Formation of Community: Assembly

On the day of Pentecost, three thousand people were baptized into a new community. They embraced the good news of Jesus the Messiah whom God had raised from the dead and exalted to the throne of David. In its early days, thousands were added to this community, including priests and Pharisees.

The restoration of Israel had begun. People joined Jesus in the water, and they, in effect, crossed the sea with ancient Israel through their baptism.  Moreover, just as ancient Israel travelled to Mount Sinai and there encountered God’s presence who came to dwell in Israel’s tabernacle, so those who entered the water with Jesus encountered God’s presence through the Holy Spirit who was poured out upon them.

Just as Israel was baptized in the sea and under the cloud, so renewed Israel is baptized in water. And, just as Israel encountered God at Mt. Sinai when they assembled before God’s presence, so renewed Israel assembled in the presence of God as well. The same Israel that assembled at Mount Sinai, now, in the first chapters of the book of Acts, assembled on Mount Zion. Israel referred to their first encounter with God as a gathered people at Mount Sinai as the “day of assembly” (Deuteronomy 9:10). Now, on the day of Pentecost, renewed Israel gathered as the people of new creation. They assembled on the day of the Holy Spirit.

The second chapter of Acts tells us that renewed Israel gathered daily both at the temple and in homes. These early believers met at the temple every day. There they listened to the apostle’s teaching and prayed their prayers. Peter and John, for example, continued the daily habit of prayer in the temple every day at three o’clock in the afternoon (Acts 3:1). And they, along with other apostles, taught the people daily in the temple (Acts 5:32).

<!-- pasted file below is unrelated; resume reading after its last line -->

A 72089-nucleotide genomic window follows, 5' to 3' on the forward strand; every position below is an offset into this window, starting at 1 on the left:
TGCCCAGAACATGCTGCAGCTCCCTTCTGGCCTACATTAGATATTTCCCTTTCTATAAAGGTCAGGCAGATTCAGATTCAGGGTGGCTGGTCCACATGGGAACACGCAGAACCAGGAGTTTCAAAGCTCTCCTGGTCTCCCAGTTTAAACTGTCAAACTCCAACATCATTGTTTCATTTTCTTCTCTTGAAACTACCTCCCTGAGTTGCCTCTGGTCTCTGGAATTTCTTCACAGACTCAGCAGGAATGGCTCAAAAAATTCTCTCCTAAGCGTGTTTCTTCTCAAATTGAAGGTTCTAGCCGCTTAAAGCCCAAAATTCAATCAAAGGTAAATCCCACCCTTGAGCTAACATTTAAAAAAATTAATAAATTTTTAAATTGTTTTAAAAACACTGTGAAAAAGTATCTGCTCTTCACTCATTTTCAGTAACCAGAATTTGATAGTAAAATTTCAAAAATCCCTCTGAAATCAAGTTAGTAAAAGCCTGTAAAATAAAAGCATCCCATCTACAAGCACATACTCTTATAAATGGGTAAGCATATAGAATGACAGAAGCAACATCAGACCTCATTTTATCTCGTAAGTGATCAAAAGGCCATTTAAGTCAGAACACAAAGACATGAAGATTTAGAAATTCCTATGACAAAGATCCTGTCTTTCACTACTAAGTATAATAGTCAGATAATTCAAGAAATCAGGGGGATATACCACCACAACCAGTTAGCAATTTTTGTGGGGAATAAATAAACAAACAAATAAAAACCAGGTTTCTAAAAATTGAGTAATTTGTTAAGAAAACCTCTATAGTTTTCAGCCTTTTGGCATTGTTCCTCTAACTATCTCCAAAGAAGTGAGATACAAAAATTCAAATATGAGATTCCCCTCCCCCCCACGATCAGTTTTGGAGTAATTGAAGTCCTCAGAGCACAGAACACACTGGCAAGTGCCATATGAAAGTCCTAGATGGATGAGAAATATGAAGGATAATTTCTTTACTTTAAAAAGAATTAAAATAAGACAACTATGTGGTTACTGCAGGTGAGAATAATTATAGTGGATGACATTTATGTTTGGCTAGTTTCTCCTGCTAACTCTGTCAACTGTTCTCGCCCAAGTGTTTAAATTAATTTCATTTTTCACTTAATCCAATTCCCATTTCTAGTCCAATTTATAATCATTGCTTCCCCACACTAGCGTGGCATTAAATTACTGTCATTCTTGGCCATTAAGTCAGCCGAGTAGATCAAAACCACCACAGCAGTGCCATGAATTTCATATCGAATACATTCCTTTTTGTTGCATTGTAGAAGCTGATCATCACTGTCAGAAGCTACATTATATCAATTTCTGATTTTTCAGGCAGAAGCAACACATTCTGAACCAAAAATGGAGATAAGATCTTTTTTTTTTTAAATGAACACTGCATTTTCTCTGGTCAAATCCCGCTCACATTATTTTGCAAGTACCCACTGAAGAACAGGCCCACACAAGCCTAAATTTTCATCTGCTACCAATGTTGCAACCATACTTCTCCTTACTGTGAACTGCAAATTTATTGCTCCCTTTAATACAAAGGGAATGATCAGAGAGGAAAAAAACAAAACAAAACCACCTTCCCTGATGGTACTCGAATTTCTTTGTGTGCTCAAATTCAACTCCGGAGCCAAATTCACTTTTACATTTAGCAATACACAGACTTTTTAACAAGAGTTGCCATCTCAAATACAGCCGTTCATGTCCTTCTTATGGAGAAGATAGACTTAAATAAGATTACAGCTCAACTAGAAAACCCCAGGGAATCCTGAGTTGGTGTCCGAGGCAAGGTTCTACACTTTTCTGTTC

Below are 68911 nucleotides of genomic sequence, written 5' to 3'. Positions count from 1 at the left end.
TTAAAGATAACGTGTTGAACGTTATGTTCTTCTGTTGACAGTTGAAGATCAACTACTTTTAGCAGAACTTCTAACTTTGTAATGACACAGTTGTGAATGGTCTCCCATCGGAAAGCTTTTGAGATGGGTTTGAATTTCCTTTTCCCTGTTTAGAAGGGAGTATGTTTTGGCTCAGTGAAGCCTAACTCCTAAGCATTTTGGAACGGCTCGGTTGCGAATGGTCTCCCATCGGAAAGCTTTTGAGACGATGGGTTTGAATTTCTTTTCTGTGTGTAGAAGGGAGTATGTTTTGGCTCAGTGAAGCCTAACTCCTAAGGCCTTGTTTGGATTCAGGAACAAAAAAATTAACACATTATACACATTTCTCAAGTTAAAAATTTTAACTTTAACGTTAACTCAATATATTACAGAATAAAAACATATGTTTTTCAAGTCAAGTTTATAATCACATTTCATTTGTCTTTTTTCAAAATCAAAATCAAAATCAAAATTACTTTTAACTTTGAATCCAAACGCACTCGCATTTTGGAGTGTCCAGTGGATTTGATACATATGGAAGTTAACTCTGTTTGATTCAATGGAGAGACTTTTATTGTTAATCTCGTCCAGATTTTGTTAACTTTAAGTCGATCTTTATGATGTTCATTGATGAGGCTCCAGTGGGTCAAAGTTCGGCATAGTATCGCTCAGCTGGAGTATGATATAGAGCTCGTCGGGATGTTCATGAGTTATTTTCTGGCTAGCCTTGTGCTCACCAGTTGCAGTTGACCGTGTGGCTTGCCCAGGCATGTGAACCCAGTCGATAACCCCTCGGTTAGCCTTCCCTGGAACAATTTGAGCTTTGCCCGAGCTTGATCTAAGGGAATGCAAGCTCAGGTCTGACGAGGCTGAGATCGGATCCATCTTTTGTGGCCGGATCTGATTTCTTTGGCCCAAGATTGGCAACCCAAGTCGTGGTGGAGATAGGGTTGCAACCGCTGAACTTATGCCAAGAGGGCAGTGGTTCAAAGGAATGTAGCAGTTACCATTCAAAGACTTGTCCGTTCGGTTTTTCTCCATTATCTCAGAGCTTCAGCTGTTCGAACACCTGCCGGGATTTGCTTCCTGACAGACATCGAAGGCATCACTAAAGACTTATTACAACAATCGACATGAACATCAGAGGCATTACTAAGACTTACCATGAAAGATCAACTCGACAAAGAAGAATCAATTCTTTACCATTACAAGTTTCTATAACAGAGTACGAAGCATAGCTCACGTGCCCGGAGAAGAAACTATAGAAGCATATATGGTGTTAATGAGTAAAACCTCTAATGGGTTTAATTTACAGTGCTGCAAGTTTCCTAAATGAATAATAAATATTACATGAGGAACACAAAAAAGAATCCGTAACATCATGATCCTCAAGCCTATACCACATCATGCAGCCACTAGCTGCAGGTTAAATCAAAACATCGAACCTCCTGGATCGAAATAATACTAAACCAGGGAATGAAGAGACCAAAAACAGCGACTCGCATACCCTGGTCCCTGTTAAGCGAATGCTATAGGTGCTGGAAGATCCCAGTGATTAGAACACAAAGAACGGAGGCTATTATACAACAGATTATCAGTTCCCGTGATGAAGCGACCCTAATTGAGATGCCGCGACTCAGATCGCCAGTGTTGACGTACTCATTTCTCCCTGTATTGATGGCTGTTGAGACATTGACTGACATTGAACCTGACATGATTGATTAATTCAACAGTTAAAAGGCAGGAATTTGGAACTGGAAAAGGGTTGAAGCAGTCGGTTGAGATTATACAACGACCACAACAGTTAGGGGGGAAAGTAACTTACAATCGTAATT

This newly baptized people also met daily in their homes in order to break bread. They shared meals together, and they received this food with generous and grateful hearts filled with joy as they praised God for what God had done in Jesus.

We can imagine a daily assembly of thousands in the temple as they worshipped together, prayed together, and listened to the apostle’s teaching, and we can imagine in the evening small groups of people meeting in homes to break bread, that is, to generously share food with each other and praise God together.

Assembly is an important marker of the people of God. It was important for Israel who assembled weekly, monthly, and quarterly for festive gatherings where they ate the sacrifices that were offered on the altar.  They gathered for worship in the temple courts and at sacrificial meals. Renewed Israel continued the practices of ancient Israel.

Having passed through the water, they received the outpouring of the Holy Spirit who came to dwell among the people of God. In response, renewed Israel gathered daily in the temple and in their homes to give thanks for their salvation, encourage one another, and dwell in God’s presence.

This is the reason renewed Israel, as it appears in the book of Acts, is called the church or the ecclesia. This people is called church because they are an assembly—a gathered people—in the presence of God and among whom God dwells. This is the meaning of the word church; it is an assembly. 

The people of God assemble. They are church. They are God’s gathered ones.



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